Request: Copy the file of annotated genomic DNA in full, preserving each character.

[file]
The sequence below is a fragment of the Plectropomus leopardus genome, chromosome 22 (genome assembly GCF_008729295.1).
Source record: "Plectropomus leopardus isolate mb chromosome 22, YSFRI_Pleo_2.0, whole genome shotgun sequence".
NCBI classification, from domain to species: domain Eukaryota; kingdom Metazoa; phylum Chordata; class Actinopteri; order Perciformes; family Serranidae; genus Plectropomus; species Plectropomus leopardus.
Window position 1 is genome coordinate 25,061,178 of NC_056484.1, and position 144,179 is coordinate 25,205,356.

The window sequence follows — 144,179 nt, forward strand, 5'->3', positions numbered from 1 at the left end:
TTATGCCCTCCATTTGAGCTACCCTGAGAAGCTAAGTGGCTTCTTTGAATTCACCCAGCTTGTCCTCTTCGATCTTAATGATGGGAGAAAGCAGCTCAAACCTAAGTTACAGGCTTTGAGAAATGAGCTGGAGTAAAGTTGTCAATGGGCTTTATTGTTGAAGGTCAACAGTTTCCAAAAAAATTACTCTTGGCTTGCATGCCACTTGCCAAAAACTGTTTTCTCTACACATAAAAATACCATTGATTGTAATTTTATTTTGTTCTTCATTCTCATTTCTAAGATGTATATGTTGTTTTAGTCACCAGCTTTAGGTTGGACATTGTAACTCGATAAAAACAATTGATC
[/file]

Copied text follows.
The sequence below is a fragment of the Plectropomus leopardus genome, chromosome 22 (genome assembly GCF_008729295.1).
Source record: "Plectropomus leopardus isolate mb chromosome 22, YSFRI_Pleo_2.0, whole genome shotgun sequence".
NCBI classification, from domain to species: domain Eukaryota; kingdom Metazoa; phylum Chordata; class Actinopteri; order Perciformes; family Serranidae; genus Plectropomus; species Plectropomus leopardus.
Window position 1 is genome coordinate 25,061,178 of NC_056484.1, and position 144,179 is coordinate 25,205,356.

The window sequence follows — 144,179 nt, forward strand, 5'->3', positions numbered from 1 at the left end:
TTATGCCCTCCATTTGAGCTACCCTGAGAAGCTAAGTGGCTTCTTTGAATTCACCCAGCTTGTCCTCTTCGATCTTAATGATGGGAGAAAGCAGCTCAAACCTAAGTTACAGGCTTTGAGAAATGAGCTGGAGTAAAGTTGTCAATGGGCTTTATTGTTGAAGGTCAACAGTTTCCAAAAAAATTACTCTTGGCTTGCATGCCACTTGCCAAAAACTGTTTTCTCTACACATAAAAATACCATTGATTGTAATTTTATTTTGTTCTTCATTCTCATTTCTAAGATGTATATGTTGTTTTAGTCACCAGCTTTAGGTTGGACATTGTAACTCGATAAAAACAATTGATC